Less than a month after Tesla took a knife to its global Supercharger team, the electric vehicle (EV) giant has reportedly started to call back some of the staff it laid off in an embarrassing about-face.

    In late April, overseas reports emerged that Tesla had fired Rebecca Tinucci, the head of its Supercharger division, as well as her entire team of approximately 500 employees.

    Ms Tinucci had allegedly refused to act on Tesla’s desire to reduce the department’s headcount, resulting in a mass layoff of the EV charging specialists, which included Max de Zegher, its North American director of charging.

    It’s understood the decision was made after Tesla recently announced operating margins of 5.5 per cent in the first quarter of 2024 – down from 11.3 per cent the year prior – while its deliveries of new vehicles had fallen to their lowest levels since 2022.

    However, Bloomberg reports Mr de Zegher has since been rehired along with an undisclosed number of former Supercharger team members, though it’s understood Ms Tinucci is not among them.

    The news of Mr de Zegher’s rehiring comes shortly after Tesla CEO Elon Musk made a post on his social media platform X – formerly Twitter – telling his followers Tesla will continue to invest in EV charging technology.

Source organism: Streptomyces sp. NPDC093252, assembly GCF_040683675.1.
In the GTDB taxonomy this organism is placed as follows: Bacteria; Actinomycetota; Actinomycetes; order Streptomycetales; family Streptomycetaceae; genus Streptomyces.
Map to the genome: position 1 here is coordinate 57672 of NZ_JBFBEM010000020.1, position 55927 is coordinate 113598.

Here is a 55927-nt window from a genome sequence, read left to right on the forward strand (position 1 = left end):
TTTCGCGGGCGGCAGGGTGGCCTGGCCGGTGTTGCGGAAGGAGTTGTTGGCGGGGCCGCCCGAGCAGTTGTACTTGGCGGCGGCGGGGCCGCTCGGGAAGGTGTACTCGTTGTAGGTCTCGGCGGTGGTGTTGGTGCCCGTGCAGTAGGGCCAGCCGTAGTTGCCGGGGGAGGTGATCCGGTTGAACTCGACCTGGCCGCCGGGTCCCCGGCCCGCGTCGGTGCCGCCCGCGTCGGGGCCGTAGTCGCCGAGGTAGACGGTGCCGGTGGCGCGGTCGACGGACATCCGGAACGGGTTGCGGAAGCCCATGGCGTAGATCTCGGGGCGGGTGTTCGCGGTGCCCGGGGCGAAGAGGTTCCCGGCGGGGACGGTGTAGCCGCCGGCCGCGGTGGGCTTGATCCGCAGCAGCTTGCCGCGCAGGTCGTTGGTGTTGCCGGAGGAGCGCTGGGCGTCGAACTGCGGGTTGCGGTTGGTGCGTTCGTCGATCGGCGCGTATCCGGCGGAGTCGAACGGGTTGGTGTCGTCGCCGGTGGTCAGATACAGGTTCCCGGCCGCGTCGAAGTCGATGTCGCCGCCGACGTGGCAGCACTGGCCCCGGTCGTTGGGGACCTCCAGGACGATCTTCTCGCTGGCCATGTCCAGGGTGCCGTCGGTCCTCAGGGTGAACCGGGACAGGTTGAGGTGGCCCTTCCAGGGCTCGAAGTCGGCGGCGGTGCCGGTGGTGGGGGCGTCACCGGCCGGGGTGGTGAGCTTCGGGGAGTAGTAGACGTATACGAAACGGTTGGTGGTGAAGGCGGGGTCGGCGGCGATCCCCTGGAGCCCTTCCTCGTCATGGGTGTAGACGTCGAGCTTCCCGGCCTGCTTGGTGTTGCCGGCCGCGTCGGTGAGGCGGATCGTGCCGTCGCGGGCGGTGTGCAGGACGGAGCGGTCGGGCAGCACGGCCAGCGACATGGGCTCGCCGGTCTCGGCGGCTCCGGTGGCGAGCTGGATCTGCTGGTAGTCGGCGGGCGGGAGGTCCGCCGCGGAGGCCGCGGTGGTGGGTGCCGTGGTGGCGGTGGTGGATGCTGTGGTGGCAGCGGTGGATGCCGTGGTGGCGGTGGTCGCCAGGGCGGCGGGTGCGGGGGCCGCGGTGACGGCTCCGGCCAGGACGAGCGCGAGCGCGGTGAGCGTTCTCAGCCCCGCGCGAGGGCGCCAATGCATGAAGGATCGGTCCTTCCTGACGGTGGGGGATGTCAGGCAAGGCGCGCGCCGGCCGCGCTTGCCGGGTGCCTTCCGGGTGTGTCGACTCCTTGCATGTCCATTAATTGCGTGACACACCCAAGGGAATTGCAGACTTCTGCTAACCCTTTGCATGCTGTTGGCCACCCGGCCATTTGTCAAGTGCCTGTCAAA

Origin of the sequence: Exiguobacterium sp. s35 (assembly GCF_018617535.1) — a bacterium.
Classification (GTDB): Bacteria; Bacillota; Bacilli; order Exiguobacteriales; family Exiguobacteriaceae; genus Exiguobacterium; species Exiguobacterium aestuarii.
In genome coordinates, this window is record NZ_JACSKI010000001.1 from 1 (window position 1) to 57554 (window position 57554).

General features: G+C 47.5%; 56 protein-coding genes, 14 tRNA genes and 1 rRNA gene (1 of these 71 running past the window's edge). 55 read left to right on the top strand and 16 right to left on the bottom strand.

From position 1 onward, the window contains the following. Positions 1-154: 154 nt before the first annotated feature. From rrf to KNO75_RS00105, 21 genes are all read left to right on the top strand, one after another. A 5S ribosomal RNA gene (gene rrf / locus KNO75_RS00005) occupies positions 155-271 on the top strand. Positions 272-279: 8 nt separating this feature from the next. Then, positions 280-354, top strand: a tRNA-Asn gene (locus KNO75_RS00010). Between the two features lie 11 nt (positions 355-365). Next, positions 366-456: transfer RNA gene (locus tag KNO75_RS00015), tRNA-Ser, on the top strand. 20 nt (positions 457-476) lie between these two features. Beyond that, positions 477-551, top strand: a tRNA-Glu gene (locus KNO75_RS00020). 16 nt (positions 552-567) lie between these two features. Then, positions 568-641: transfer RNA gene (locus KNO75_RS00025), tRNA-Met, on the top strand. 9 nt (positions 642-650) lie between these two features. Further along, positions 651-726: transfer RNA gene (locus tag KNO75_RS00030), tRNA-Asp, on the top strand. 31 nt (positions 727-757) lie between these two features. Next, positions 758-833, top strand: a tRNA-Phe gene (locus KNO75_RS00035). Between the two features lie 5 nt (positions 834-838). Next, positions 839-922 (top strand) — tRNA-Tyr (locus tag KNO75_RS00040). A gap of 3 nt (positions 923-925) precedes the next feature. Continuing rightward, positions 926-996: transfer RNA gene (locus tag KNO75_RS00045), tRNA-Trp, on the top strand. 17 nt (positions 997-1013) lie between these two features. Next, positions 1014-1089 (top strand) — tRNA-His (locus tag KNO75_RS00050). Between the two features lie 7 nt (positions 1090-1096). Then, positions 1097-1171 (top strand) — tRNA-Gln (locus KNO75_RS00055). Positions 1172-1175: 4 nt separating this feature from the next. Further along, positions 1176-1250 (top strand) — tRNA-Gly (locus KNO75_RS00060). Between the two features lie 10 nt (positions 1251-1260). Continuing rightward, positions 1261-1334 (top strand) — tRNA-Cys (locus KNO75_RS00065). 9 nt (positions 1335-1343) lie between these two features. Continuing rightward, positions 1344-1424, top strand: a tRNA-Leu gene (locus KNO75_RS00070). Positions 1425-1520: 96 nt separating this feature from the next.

“Just to reiterate: Tesla will spend well over [US]$500M (A$757 million) expanding our Supercharger network to create thousands of NEW chargers this year,” Mr Musk posted.

    “That’s just on new sites and expansions, not counting operations costs, which are much higher.”

    The company’s Superchargers are often regarded as the best in the industry and a leading reason behind the brand’s success, providing more reliable EV charging than rival networks across more locations.

    Tesla’s decision to cut its global Supercharger team also impacted Australia, after technology publication EFTM last week reported the rollout of more Tesla Superchargers across the country had been paused indefinitely.

    As reported earlier this week, Tesla subsequently sent an email to its Australian customers, claiming its “Supercharger network will continue to be expanded,” and “projects currently in construction are continuing to be completed and put into operation”.

    “Customer experience for charging continues to be a top priority for the Supercharger network and we continue to focus on the ease of charging, competitive pricing and investing in the charging experience holistically,” the EV giant added.

    Despite the overseas turmoil, Tesla’s Australian sales are up by 5.6 per cent across the opening four months of the year compared to the same period in 2023, delivering 14,866 vehicles to local customers.

    MORE: Layoffs haven’t stopped Tesla Supercharger expansion in Australia… for now
    MORE: How Tesla’s global layoffs are impacting Australia
    MORE: Tesla fires Supercharger and new car development teams – report

    Jordan Mulach

    Born and raised in Canberra, Jordan has worked as a full-time automotive journalist since 2021, being one of the most-published automotive news writers in Australia before joining CarExpert in 2024.

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